Two weeks ago, the Sunday Times reported about a crocodile that took refuge in a home garden at Rawatawatte. Crocs are making news once again. This time, it is crocodiles from the sea.
The buzz about the crocs began last week with somebody seeing a croc in the sea off Mount Lavinia. Since then the croc made waves of news, making appearances here and there. It was last seen alive in the sea off Kollupitiya on Wednesday, riding the waves of the rough sea. But the following day, its lifeless body was seen being carried away by the waves.
But that was not the end of the story. Reminding us of a Hollywood thriller, where the end scene shows the problem is still not over when everyone thinks it is, another croc emerged in the Dehiwala sea on Thursday. It was later seen moving towards the Port City in the seas off Galle Face.
But unlike the man-eating monster crocodiles in Hollywood movies, the crocs in the Colombo Sea have not harmed anyone. But fishermen and visitors to the beach see them as a threat due to natural fear. Some have tried to catch them, throwing fishing nets and hooks or other methods that cause injury to the animal.
Dr. Tharaka Prasad of the Department of Wildlife Conservation (DWC) who conducted the post mortem examination of the crocodile says the poor animal had a tear wound on its underside. The croc’s stomach was empty; it had not eaten in many days. Usually sea crocodiles use ocean currents to move around, but the sea was very rough during this week.
The presence of the agitated people who tried to catch the croc, did not allow the animal to come to shore for basking and rest. Dr. Prasad believes that a combination of these reasons has weakened the Colombo croc and caused his early death.
This croc was a 12-foot long young male and could be about 8 years old. It is known that crocs inhabit the Bolgoda Lake, Werasganga, the Lunawa Lagoon and even in the Wellawatte Canal secretly.Seeing crocs in the sea is not a new phenomenon.
The Sunday Times has reported at least two such croc sightings. On March 2012, we reported about a croc seen in the same stretch of the sea off Colombo.
The headline read: ‘Crocodile in Dehiwala sea does not spoil fun of two-mile swim’. A January 9, 2011 story in the Sunday Times carried the headline: ‘Offshore Croc has Matara abuzz’.
Again it was we who first reported in 2007 about a crocodile living in the Wellawatte Canal. No untoward incident has happened so far, indicating that man and crocodile can co-exist, provided one does not stray into the territory of the other.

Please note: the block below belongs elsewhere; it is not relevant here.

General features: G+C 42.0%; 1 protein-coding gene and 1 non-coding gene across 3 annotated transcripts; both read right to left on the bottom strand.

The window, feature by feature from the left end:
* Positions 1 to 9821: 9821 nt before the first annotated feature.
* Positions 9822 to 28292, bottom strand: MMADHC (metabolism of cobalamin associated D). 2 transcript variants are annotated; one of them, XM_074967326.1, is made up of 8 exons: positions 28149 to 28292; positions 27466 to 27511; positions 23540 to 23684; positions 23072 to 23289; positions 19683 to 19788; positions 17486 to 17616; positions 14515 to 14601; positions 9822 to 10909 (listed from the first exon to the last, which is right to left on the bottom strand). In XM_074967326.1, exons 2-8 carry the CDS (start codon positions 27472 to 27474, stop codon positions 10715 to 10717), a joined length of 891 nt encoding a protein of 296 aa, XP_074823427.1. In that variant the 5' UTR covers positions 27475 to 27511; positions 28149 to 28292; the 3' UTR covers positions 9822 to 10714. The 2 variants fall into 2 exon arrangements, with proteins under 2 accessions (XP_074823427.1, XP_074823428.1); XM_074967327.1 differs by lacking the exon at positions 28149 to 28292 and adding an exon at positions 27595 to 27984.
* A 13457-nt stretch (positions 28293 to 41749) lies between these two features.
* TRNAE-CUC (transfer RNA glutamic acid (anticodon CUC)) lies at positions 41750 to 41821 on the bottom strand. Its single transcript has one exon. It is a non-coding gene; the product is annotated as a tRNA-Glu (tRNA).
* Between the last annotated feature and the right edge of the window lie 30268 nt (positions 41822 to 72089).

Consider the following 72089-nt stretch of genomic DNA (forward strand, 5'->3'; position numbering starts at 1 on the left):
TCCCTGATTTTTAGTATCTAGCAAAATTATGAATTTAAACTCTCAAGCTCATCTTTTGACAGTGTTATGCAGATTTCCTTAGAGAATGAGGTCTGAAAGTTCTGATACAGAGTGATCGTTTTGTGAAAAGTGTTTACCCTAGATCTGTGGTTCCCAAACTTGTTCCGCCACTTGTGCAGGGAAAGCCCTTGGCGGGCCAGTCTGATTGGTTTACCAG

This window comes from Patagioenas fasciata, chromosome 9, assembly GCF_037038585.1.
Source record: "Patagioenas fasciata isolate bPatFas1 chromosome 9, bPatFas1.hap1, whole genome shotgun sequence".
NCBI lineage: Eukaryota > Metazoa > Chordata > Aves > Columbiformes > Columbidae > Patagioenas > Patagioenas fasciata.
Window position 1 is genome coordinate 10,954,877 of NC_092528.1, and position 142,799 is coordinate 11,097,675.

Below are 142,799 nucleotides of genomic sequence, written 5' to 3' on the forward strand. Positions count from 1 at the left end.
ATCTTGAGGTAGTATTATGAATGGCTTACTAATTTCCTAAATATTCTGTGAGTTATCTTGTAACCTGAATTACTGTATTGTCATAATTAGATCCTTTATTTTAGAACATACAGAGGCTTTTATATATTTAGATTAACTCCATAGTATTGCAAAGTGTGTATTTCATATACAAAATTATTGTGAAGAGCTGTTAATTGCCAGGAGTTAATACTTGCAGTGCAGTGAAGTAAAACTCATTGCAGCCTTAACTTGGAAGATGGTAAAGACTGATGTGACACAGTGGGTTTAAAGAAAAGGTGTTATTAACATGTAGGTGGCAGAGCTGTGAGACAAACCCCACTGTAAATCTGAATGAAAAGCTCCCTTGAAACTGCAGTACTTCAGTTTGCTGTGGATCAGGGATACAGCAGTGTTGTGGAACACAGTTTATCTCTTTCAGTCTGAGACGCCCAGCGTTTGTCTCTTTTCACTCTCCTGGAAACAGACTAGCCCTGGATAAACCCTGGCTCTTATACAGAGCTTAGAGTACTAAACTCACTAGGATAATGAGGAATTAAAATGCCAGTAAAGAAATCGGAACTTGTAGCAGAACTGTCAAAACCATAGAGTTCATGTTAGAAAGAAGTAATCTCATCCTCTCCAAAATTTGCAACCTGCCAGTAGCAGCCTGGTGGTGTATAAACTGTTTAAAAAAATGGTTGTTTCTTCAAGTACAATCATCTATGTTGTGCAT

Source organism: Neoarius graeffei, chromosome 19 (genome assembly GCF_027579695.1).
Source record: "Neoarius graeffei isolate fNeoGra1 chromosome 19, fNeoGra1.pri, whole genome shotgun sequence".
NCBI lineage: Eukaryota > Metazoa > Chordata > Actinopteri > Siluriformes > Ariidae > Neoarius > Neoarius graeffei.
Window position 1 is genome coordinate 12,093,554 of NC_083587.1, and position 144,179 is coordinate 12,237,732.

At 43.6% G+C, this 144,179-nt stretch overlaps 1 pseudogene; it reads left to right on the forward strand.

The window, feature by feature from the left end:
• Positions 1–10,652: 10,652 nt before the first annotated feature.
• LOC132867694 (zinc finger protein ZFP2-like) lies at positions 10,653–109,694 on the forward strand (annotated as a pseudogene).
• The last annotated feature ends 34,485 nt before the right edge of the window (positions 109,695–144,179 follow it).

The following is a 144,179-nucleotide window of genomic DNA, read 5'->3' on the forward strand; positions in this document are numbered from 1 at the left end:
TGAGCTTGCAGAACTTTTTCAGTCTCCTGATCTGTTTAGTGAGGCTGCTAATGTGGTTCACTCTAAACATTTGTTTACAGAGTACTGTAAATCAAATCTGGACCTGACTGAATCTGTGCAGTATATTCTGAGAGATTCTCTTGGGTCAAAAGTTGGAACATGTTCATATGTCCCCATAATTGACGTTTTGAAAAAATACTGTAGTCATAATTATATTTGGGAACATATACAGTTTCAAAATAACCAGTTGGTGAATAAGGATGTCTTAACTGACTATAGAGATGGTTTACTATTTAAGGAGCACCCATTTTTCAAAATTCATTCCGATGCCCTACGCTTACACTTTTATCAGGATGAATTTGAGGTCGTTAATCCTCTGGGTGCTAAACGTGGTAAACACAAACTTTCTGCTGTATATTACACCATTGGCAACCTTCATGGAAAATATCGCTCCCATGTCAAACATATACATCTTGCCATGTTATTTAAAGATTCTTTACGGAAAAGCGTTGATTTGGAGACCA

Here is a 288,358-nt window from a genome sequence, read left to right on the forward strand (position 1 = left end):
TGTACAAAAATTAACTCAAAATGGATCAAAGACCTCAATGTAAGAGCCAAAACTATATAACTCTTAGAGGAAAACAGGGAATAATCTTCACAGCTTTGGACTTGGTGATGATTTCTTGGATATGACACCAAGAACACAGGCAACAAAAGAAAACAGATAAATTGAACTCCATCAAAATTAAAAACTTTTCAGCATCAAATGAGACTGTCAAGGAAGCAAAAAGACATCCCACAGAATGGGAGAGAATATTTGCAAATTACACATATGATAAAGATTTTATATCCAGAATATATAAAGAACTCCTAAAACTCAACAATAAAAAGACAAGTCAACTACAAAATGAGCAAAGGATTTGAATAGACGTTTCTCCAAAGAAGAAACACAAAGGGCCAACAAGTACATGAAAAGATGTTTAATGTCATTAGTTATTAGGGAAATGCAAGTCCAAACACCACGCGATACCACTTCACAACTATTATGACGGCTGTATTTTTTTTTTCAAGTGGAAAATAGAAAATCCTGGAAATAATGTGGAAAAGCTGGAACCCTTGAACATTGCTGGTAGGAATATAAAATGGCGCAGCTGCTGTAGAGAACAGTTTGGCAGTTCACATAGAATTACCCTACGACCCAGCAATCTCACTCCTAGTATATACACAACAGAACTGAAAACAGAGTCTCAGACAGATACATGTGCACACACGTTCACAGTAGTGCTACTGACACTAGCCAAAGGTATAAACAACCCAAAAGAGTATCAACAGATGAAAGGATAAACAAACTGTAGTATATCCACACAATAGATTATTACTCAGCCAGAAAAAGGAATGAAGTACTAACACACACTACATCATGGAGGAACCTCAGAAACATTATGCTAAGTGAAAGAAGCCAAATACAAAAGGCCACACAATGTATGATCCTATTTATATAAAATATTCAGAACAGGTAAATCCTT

Dr. Anslem de Silva, Chairman of IUCN Crocodile Specialist Group for South Asia and Iran, says some crocs, especially the males, may migrate to other localities via the sea. For instance, they may move from the Wellawatta canal to the Panadura/Moratuwa area and vice versa.
A few centuries ago, they might have made this journey over land without being noticed by humans. But today, their land path is blocked by concrete jungles. Besides, the people react with panic when they spot a crocodile, the croc expert says.
“Seeing crocs in the seas off Colombo and its suburbs is not unusual. Several old records speak of saltwater crocodiles.
In fact, they could travel a few thousand km in the sea,” says Dr.de Silva adding that he himself had come across the ‘salties’ – as they are fondly called – in the seas off the western, eastern and the Southern coasts in recent times. Of these, one was captured, two escaped and two were killed.
Dr. de Silva recalled that the Maldivian authorities seeking his assistance for solving a crocodile problem in their islands about a year ago.
The Maldives has no native crocodiles and the nearest area with a crocodile population is southern India and Sri Lanka, more than 400 km away.
It is believed that the crocodiles use oceanic currents to ride large distances without much effort. It is said that there are records that salties navigate 2,000 kms in the open sea.
If you see a crocodile in the sea, there is nothing to panic. Just keep your distance and let the animal as it is. Remember that animals too are subject to agitation, exhaustion and can sometimes also forced to act in self defence.
If you see an agitated crocodile either in the sea or on land, call the Department of Wildlife Conservation without trying to act, advises Dr. de Silva.
(M.R.) Published on SundayTimes on 27.09.2015 http://www.sundaytimes.lk/150927/news/shed-some-tears-for-sea-surfing-colombo-crocs-165674.html